Figure 4: Red close up
Figure 5: Red coded, evil sea ‘devil’

Following this tense moment, Red again engulfs the shot, this time changing the colour of the water from a gentle blue to a vivid red. The viewer is purposefully drawn to her bright complexion, highlighting the importance of colour in this scene and its connotations. Often, an archetypal, red-coded character is villainous, and the colour itself is representative of a warning or danger. Despite this, Red defies these expectations, instead revealing herself as gentle and kind by saving Maisie and Jacob. Furthermore, her colour is her main attribute, with the rest of her character design seeming simplified in comparison to that of the humans. This animation choice alludes to how humans can’t see past her ‘evil’ colour and size, which is what ultimately makes her a beast. As a result of their indoctrination, the humans have become passive and lacking curiosity, so instead of scientifically exploring or analysing these animals, all they have are assumptions. Much As a result of these assumptions, the humans have developed a fear of the unknown, of what is lurking in the deep and therefore their only way of controlling it is by killing it. The rulers of this country refused to look weak and wanted to maintain this power, thus presenting the beasts in this terrifying light.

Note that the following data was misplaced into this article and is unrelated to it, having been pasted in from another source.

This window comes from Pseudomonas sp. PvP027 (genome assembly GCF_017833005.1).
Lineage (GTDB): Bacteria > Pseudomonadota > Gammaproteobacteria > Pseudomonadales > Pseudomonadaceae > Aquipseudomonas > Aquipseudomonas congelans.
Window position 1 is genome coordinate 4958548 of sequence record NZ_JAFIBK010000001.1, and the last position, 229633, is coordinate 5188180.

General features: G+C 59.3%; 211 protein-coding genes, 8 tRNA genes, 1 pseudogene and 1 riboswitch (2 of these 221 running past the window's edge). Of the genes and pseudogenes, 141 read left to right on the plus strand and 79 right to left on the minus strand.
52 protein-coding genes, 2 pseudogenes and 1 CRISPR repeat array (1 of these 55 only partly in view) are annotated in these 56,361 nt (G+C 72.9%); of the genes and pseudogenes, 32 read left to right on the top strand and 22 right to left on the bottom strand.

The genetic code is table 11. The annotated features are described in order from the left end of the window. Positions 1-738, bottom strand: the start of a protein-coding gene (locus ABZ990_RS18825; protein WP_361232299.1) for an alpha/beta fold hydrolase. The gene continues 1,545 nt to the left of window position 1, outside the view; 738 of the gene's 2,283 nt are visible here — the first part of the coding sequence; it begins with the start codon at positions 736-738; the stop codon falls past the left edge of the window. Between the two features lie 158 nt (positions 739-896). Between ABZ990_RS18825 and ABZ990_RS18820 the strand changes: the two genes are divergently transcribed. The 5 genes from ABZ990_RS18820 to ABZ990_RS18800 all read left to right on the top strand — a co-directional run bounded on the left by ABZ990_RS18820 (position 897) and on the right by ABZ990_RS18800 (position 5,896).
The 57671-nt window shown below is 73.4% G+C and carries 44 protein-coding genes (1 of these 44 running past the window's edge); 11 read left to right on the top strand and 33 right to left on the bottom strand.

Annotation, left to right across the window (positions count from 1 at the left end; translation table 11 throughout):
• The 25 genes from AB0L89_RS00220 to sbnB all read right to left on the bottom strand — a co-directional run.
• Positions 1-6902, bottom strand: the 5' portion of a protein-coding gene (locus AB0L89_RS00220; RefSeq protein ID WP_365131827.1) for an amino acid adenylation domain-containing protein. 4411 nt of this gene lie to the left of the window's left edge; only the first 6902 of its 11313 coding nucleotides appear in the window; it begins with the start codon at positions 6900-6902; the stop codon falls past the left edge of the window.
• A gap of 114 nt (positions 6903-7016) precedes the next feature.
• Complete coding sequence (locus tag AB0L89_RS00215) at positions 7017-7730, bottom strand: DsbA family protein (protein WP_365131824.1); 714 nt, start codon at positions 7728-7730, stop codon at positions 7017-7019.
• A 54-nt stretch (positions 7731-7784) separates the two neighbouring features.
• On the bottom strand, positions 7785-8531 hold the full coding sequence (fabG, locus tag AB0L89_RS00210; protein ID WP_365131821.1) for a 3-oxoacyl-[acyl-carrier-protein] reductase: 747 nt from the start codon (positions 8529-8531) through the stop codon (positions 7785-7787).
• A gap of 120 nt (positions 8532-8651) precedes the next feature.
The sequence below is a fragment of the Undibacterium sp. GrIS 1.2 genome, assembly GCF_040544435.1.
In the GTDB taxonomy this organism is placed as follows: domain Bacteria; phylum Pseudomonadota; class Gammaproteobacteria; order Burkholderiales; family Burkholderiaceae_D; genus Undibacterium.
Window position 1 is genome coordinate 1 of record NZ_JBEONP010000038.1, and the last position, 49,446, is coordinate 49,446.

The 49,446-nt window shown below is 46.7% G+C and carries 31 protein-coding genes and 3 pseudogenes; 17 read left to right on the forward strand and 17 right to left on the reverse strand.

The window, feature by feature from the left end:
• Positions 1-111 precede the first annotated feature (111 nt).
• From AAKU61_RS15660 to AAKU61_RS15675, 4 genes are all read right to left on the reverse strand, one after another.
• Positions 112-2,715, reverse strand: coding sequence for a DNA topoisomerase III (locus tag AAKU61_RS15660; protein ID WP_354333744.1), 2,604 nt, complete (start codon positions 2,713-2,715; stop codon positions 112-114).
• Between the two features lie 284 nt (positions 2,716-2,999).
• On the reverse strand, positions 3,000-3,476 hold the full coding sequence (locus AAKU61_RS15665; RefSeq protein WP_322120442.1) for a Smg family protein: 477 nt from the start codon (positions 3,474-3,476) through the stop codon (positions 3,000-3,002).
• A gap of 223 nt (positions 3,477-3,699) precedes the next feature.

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Figure 6: fear of the unknown

The beasts, in actuality, represent freedom and a new undiscovered side to the world, suggesting that social change can only happen if humans expand their mind and go out of their way to discover the truth, rather than just viewing these animals as big colourful beings with teeth. This simplification of red also highlights why Williams’ chose to use these animals to represent and begin social change. Unlike other animated animal movies, these ‘beasts’ do not have the ability to talk. In a society which is founded from legend and people spreading stories, humans have only learnt to listen to what they are told, rather than looking and trying to ‘see’ rather than ‘hear’ the truth which is right in front of them. It is up to these humans to decipher the motivations and thoughts of these animals, forcing them to think rather than listen to the crowd for the first time in their life.  At the very end of this scene Maisie epitomises this idea, saying that “the world is wide, and you don’t know everything”. Just because something has not been explore based upon human folly doesn’t necessarily make it a threat, nor should it be something to control.